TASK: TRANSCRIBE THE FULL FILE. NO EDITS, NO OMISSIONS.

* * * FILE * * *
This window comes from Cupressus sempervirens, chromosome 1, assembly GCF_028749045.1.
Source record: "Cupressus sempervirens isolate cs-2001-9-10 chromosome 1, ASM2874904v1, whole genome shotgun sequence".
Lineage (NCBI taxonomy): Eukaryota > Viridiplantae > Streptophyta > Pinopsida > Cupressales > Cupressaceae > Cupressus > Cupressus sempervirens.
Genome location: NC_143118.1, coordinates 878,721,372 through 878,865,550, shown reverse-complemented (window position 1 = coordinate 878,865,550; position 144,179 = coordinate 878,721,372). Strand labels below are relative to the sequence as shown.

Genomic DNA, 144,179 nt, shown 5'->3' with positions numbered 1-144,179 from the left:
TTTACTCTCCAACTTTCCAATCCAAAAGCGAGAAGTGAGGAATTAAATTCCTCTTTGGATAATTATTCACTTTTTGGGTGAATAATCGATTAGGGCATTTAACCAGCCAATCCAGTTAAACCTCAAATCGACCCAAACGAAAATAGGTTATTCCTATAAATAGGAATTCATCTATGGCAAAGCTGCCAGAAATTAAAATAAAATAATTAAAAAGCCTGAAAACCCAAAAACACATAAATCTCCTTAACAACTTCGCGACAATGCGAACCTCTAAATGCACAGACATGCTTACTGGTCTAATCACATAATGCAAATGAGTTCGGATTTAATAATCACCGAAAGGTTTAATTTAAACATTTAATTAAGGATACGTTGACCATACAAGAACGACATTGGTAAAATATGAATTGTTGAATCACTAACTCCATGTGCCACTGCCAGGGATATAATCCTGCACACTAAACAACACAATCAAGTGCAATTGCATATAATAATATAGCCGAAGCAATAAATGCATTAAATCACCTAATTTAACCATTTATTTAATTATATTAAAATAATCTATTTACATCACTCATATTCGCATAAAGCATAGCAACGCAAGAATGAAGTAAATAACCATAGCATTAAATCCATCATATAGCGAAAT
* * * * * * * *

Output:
This window comes from Cupressus sempervirens, chromosome 1, assembly GCF_028749045.1.
Source record: "Cupressus sempervirens isolate cs-2001-9-10 chromosome 1, ASM2874904v1, whole genome shotgun sequence".
Lineage (NCBI taxonomy): Eukaryota > Viridiplantae > Streptophyta > Pinopsida > Cupressales > Cupressaceae > Cupressus > Cupressus sempervirens.
Genome location: NC_143118.1, coordinates 878,721,372 through 878,865,550, shown reverse-complemented (window position 1 = coordinate 878,865,550; position 144,179 = coordinate 878,721,372). Strand labels below are relative to the sequence as shown.

Genomic DNA, 144,179 nt, shown 5'->3' with positions numbered 1-144,179 from the left:
TTTACTCTCCAACTTTCCAATCCAAAAGCGAGAAGTGAGGAATTAAATTCCTCTTTGGATAATTATTCACTTTTTGGGTGAATAATCGATTAGGGCATTTAACCAGCCAATCCAGTTAAACCTCAAATCGACCCAAACGAAAATAGGTTATTCCTATAAATAGGAATTCATCTATGGCAAAGCTGCCAGAAATTAAAATAAAATAATTAAAAAGCCTGAAAACCCAAAAACACATAAATCTCCTTAACAACTTCGCGACAATGCGAACCTCTAAATGCACAGACATGCTTACTGGTCTAATCACATAATGCAAATGAGTTCGGATTTAATAATCACCGAAAGGTTTAATTTAAACATTTAATTAAGGATACGTTGACCATACAAGAACGACATTGGTAAAATATGAATTGTTGAATCACTAACTCCATGTGCCACTGCCAGGGATATAATCCTGCACACTAAACAACACAATCAAGTGCAATTGCATATAATAATATAGCCGAAGCAATAAATGCATTAAATCACCTAATTTAACCATTTATTTAATTATATTAAAATAATCTATTTACATCACTCATATTCGCATAAAGCATAGCAACGCAAGAATGAAGTAAATAACCATAGCATTAAATCCATCATATAGCGAAAT